A Closer Look at the Arctic
Climate change is happening all over the globe. One of the most visible consequences is the melting sea ice on the North Pole, causing the sea level to rise around the world. But how did these changes work out on a local level? On October 14, we met at the Rabo Studio of Forum Groningen to deliberate on the subject during Kenniscafé Meanwhile, On the North Pole with political scientist Christoph Humrich, ethnoarchaeologist Sean Desjardins and social scientist and guide Annette Scheepstra. The conversation was moderated by Thandeka Kramer-Wolf.
Kramer-Wolf starts off with the question: what do we mean when we talk about the North Pole? We hear a lot of different terms when we speak of the most northern part of the world: North Pole, North Pole area, the Arctic or Arctic area. Are these terms interchangeable, or do they mean different things? Annette Scheepstra explains that when we talk about the North Pole, we simply refer to the little ‘dot’ on top. However, when we talk about the North Pole Area or the Arctic area, it is less easy to define its borders. These could mean different things. Another term used, which is more easy to define, is the so-called ‘Arctic Circle’. In the Arctic Circle, the sun doesn’t set during midsummer and doesn’t rise during midwinter.
Visiting the Arctic
It is not a coincidence that we’re here in Groningen today having this conversation about the North Pole. We have had an Arctic Centre in Groningen for over fifty years. Even though the Netherlands is not part of the Arctic, a connection can be found in history. Scheepstra explains that the Wadden Sea became an important area for scientific research during the 70s. Following the footsteps of whalers and bird migration, we came to the Arctic for research.
Nowadays, people still visit the Arctic for research purposes, but also for other experiences, like Midsummer nights, Northern light, or meeting a polar bear in the wild. The Arctic is actually not as cold as the Antarctic. You could very well spend a summer holiday in Spitsbergen, and though it would not quite be the average beach vacation, with temperatures around five degrees (because of the sea) this place is much more pleasant to stay than the Antarctic.
Of course, we didn’t meet up in this Kenniscafé to dream about our own potential visits to the Arctic area, but to discuss a more serious matter: climate change and its local effects. Sean Desjardins, who studies Inuit relationships in West Greenland and Arctic Canada, defines the local changes as an increase of variation in weather: changes are more frequent and more extreme, and are therefore less predictable. This has an effect on the local communities, like the Inuit, who rely on the presence of land, open water and ice to move around and get to their resources.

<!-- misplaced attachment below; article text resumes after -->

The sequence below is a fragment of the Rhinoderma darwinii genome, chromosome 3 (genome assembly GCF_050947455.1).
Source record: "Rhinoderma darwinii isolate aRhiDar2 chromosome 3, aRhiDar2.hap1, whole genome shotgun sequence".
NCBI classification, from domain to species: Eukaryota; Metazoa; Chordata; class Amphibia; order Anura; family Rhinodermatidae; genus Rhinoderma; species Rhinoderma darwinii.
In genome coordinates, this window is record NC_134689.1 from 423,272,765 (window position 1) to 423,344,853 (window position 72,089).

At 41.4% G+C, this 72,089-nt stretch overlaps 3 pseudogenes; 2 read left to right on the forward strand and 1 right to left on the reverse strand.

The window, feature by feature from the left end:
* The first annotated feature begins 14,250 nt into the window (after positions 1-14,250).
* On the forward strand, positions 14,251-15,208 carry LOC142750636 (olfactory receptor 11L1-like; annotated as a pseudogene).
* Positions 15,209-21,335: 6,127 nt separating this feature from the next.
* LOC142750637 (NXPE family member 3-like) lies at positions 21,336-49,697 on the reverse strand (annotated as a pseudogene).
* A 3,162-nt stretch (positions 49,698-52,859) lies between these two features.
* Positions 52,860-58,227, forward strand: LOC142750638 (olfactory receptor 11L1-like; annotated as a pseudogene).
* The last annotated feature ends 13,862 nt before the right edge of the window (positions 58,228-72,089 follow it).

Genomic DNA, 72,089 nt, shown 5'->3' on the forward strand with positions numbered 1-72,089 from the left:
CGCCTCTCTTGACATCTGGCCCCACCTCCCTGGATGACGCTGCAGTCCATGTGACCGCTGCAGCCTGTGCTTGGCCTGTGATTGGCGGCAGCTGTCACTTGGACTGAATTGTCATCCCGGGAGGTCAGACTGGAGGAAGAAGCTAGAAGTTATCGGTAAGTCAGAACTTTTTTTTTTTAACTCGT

Several developments might affect their communities: animal migration or extinction will lead to less species to hunt, melting sea ice makes it difficult to get from A to B safely and maps are constantly outdated. In addition, there is less water security as some grounds can no longer hold water and there is an increase in health issues caused by mosquitos, new inhabitants of the area attracted to the higher temperatures. The local effects of climate change differ a lot as the Arctic is a widespread area.
Desjardins emphasizes climate change is not something completely new and that the local culture is dynamic and resilient. We can learn from the indigious people who lived in the area for many generations. How did they adapt to changes in history? Scheepstra and Desjardins both stress that it is important to make Arctic research interdisciplinary and that we have to collaborate with local communities. This won’t be an easy task as funding is mostly provided for science methods, but using different knowledge systems and working together as equals is an important aspect in solving these problems for the future.
As we mentioned before, the Arctic area is a widespread area. From western part of Russia to the Northern part of Norway: these areas differ a lot. Not only is the landscape very diverse, but they are also on very different political grounds. To even approach a problem as big as climate change, it is necessary to collaborate between governments. An example is the Arctic Council, which has an advisory role in protecting the Arctic. However, the melting sea ice also opens up new possibilities for the area, such as new shipping lanes and mining options. These might provide necessary and valuable resources for the future. According to Christoph Humrich, governments are not so keen on protecting the Arctic as they don’t know yet what they might get from it. And once an area gets the status of a marine protected area, there is no way back.
Humrich also warns for the political representation of facts and figures when we talk about the Arctic. Mining options might not be that interesting as it is very expensive to mine in this area and the prospects for new shipping lanes are often overblown. In addition, we should be aware of the political relationship between the ‘West’ and Russia when we look at certain numbers. The Arctic shouldn’t become a battleground for politics and economic interests. To address climate change, it is necessary to cooperate.
Want to know more ? Watch the recording of the full conversation.